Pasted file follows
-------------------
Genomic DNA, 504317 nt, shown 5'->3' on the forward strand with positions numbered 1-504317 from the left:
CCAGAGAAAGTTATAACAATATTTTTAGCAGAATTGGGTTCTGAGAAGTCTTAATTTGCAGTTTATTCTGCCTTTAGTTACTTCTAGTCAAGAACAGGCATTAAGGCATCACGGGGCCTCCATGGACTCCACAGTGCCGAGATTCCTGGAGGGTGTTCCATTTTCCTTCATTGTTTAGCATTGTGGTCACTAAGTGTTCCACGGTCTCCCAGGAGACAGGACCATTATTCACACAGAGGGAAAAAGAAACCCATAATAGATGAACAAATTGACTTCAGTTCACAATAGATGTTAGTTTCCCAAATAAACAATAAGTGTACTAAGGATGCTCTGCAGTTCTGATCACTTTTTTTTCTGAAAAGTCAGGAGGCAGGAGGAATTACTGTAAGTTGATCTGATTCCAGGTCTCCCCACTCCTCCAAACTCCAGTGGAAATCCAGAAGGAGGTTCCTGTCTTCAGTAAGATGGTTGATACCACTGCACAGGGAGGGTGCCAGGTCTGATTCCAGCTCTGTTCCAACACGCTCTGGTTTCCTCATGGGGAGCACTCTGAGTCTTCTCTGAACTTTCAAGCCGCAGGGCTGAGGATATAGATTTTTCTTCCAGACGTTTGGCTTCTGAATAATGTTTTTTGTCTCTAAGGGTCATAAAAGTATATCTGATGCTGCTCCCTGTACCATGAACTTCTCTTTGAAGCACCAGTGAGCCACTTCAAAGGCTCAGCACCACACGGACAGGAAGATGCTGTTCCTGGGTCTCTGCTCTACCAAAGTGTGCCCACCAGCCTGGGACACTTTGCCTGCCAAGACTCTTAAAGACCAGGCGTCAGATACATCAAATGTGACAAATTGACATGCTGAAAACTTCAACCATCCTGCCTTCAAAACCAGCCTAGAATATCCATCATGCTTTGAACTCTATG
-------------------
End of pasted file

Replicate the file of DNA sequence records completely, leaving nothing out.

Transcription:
Genomic DNA, 504317 nt, shown 5'->3' on the forward strand with positions numbered 1-504317 from the left:
CCAGAGAAAGTTATAACAATATTTTTAGCAGAATTGGGTTCTGAGAAGTCTTAATTTGCAGTTTATTCTGCCTTTAGTTACTTCTAGTCAAGAACAGGCATTAAGGCATCACGGGGCCTCCATGGACTCCACAGTGCCGAGATTCCTGGAGGGTGTTCCATTTTCCTTCATTGTTTAGCATTGTGGTCACTAAGTGTTCCACGGTCTCCCAGGAGACAGGACCATTATTCACACAGAGGGAAAAAGAAACCCATAATAGATGAACAAATTGACTTCAGTTCACAATAGATGTTAGTTTCCCAAATAAACAATAAGTGTACTAAGGATGCTCTGCAGTTCTGATCACTTTTTTTTCTGAAAAGTCAGGAGGCAGGAGGAATTACTGTAAGTTGATCTGATTCCAGGTCTCCCCACTCCTCCAAACTCCAGTGGAAATCCAGAAGGAGGTTCCTGTCTTCAGTAAGATGGTTGATACCACTGCACAGGGAGGGTGCCAGGTCTGATTCCAGCTCTGTTCCAACACGCTCTGGTTTCCTCATGGGGAGCACTCTGAGTCTTCTCTGAACTTTCAAGCCGCAGGGCTGAGGATATAGATTTTTCTTCCAGACGTTTGGCTTCTGAATAATGTTTTTTGTCTCTAAGGGTCATAAAAGTATATCTGATGCTGCTCCCTGTACCATGAACTTCTCTTTGAAGCACCAGTGAGCCACTTCAAAGGCTCAGCACCACACGGACAGGAAGATGCTGTTCCTGGGTCTCTGCTCTACCAAAGTGTGCCCACCAGCCTGGGACACTTTGCCTGCCAAGACTCTTAAAGACCAGGCGTCAGATACATCAAATGTGACAAATTGACATGCTGAAAACTTCAACCATCCTGCCTTCAAAACCAGCCTAGAATATCCATCATGCTTTGAACTCTATG